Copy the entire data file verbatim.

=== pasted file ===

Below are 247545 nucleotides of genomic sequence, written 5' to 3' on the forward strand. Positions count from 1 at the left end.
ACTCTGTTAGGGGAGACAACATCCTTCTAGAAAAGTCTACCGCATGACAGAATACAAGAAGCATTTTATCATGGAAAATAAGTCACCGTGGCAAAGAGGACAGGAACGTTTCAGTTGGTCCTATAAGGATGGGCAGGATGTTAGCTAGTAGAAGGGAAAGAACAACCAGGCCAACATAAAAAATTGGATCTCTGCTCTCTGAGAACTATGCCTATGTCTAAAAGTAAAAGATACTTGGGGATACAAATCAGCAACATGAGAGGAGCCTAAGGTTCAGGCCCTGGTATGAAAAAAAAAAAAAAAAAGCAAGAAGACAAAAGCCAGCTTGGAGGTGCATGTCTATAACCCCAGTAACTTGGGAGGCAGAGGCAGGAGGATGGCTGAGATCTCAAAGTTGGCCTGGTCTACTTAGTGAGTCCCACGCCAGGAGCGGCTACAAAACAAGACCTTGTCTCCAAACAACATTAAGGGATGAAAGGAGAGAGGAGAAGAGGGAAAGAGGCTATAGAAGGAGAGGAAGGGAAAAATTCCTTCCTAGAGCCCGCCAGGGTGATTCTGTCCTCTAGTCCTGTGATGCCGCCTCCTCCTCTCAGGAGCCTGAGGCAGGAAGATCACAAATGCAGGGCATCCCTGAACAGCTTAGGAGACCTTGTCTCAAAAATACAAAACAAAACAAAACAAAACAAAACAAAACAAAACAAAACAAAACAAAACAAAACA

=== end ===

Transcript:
Below are 247545 nucleotides of genomic sequence, written 5' to 3' on the forward strand. Positions count from 1 at the left end.
ACTCTGTTAGGGGAGACAACATCCTTCTAGAAAAGTCTACCGCATGACAGAATACAAGAAGCATTTTATCATGGAAAATAAGTCACCGTGGCAAAGAGGACAGGAACGTTTCAGTTGGTCCTATAAGGATGGGCAGGATGTTAGCTAGTAGAAGGGAAAGAACAACCAGGCCAACATAAAAAATTGGATCTCTGCTCTCTGAGAACTATGCCTATGTCTAAAAGTAAAAGATACTTGGGGATACAAATCAGCAACATGAGAGGAGCCTAAGGTTCAGGCCCTGGTATGAAAAAAAAAAAAAAAAAGCAAGAAGACAAAAGCCAGCTTGGAGGTGCATGTCTATAACCCCAGTAACTTGGGAGGCAGAGGCAGGAGGATGGCTGAGATCTCAAAGTTGGCCTGGTCTACTTAGTGAGTCCCACGCCAGGAGCGGCTACAAAACAAGACCTTGTCTCCAAACAACATTAAGGGATGAAAGGAGAGAGGAGAAGAGGGAAAGAGGCTATAGAAGGAGAGGAAGGGAAAAATTCCTTCCTAGAGCCCGCCAGGGTGATTCTGTCCTCTAGTCCTGTGATGCCGCCTCCTCCTCTCAGGAGCCTGAGGCAGGAAGATCACAAATGCAGGGCATCCCTGAACAGCTTAGGAGACCTTGTCTCAAAAATACAAAACAAAACAAAACAAAACAAAACAAAACAAAACAAAACAAAACAAAACAAAACA